SoME1 results

Oct 23, 2021

The event

In the last post, I described a contest James Schloss and I organized meant to encourage more people to make online math explainers. This could include videos, blog posts, games, or whatever else people might dream up. We called it the Summer of Math Exposition, or SoME1.

The heart of the event was really a discord community, where people could trade notes, share their work, and otherwise engage with like-minded people interested in explaining some math concept online. The framing of having winners was primarily to align everyone around a common goal, with a common deadline, and a common set of principles for what constitutes a "good" math explainer.

We felt a bit of a tug and pull between the goal of making the contest easy to judge, and the goal of having people produce lessons that would be genuinely helpful to people. For example, shorter pieces are easiest to judge at a higher throughput, while quality lessons sometimes (though not always) take meaningful time. Using something like number of up-votes or likes would make for an easy first-pass filter, but runs the risk of punishing more niche content with very deliberate and specific target audience, or which has not yet built up any kind of audience.

We ended up with an event that was actually quite challenging to judge, but I like to think that this reflects a tendency to be relatively uncompromising on the main goal of encouraging people to make meaningful lessons. I can almost guarantee that anyone reading this will be able to find a lesson produces as part of this even which completely and utterly fascinates them.

The peer review process

We received over 1,200 submissions. While we set no explicit constraints on the length of entries, we did say that someone judging it should be able to assess its quality within 10 minutes. Realistically, I knew that for any I was going to consider as a final contender, I would probably want to spend more time on it, and to write some personalized feedback, so looking at all 1,200 was unfortunately untenable.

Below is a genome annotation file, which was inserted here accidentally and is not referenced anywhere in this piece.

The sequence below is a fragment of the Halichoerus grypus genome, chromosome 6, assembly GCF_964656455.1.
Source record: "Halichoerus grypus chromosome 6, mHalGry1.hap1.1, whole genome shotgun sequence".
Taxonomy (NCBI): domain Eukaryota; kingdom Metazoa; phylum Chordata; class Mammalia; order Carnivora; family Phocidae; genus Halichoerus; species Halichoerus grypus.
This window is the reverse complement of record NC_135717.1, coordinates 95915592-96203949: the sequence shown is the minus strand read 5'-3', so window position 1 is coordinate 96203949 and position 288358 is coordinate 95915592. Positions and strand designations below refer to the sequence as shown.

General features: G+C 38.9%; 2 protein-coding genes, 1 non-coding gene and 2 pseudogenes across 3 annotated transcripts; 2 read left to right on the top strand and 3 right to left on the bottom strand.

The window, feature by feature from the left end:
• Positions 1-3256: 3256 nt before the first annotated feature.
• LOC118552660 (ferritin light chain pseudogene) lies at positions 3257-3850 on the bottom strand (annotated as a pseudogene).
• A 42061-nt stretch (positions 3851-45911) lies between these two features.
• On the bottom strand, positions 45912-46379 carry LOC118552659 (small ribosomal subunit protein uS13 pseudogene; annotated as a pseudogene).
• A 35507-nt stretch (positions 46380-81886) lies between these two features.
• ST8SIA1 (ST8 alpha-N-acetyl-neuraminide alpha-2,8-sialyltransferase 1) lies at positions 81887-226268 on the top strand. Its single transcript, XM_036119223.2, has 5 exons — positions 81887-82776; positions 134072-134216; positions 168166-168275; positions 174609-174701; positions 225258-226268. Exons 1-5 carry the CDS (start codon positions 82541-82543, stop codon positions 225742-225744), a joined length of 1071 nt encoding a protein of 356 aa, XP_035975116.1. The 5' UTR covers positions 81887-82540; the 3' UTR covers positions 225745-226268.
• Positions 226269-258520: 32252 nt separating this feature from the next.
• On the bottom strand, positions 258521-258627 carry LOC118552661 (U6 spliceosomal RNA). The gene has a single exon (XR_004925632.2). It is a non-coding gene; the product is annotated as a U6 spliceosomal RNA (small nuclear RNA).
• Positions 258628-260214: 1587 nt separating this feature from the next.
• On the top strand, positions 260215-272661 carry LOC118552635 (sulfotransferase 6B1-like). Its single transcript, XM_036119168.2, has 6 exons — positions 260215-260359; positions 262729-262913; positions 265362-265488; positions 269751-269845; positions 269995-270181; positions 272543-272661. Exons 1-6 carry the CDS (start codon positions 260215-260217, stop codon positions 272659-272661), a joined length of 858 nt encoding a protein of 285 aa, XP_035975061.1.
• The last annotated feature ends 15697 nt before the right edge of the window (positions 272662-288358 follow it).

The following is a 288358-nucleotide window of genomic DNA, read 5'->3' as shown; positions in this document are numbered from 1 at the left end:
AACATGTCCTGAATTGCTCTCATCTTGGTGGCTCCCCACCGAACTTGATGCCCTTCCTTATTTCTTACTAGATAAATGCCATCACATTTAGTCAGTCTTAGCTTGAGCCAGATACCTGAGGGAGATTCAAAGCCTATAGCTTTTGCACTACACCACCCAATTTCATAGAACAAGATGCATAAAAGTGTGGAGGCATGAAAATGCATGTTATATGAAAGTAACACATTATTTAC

For a first pass, we had a peer review system. Naturally this raises all sorts of worrying questions. How do you know the system is fair? What if there are bad actors trying to manipulate it? What if people's judgements are not based on the principles we want to emphasize, but are based on more superficial properties like visual pizzazz?

One of the participants in the event actually wrote up a post about this system, which is incredibly on-brand for a summer of math exposition, so I needn't repeat too much here. The system we used is called Gavel, which is based on the Bradley-Terry algorithm for assigning rankings based on pairwise selections. You can read more about its design here.

We told participants that to be considered for the final judgement, they would need to contribute 1 hour to the peer review process. The experience is to look at two pieces, let's call them A and B, then to simply decide on which is better, according to the four principles laid out in the original announcement of the event. Then you're fed a third entry, C, and told to give a comparison of B and C, and so on. Behind the scenes there's an algorithm trying to be smart about which pieces it feeds you, building a model not just for the ranking of entries, but also for the trustworthiness of judges.

During our process, there were around 13,000 total comparisons made in the system, and after about the first 7,000, the entries listed at the top 100 remained relatively stable. This gives some assurance that the rankings generated by this system were at least not random. And having looked at those 100 and more, I feel reassured that lower production quality but highly interesting lessons still managed to bubble toward the top.

I use the phrase "top 100", but to be more precise the goal was to generated a list of 100 such that there's a very high likelihood that the top 5 were in that list. It seems entirely plausible that inefficiencies in the system could cause entries that should be ranked, say, 80-100, to instead mistakenly drop below. The failure mode we're really concerned with, though, is that one which should be ranked 5th somehow gets dropped below that top 100.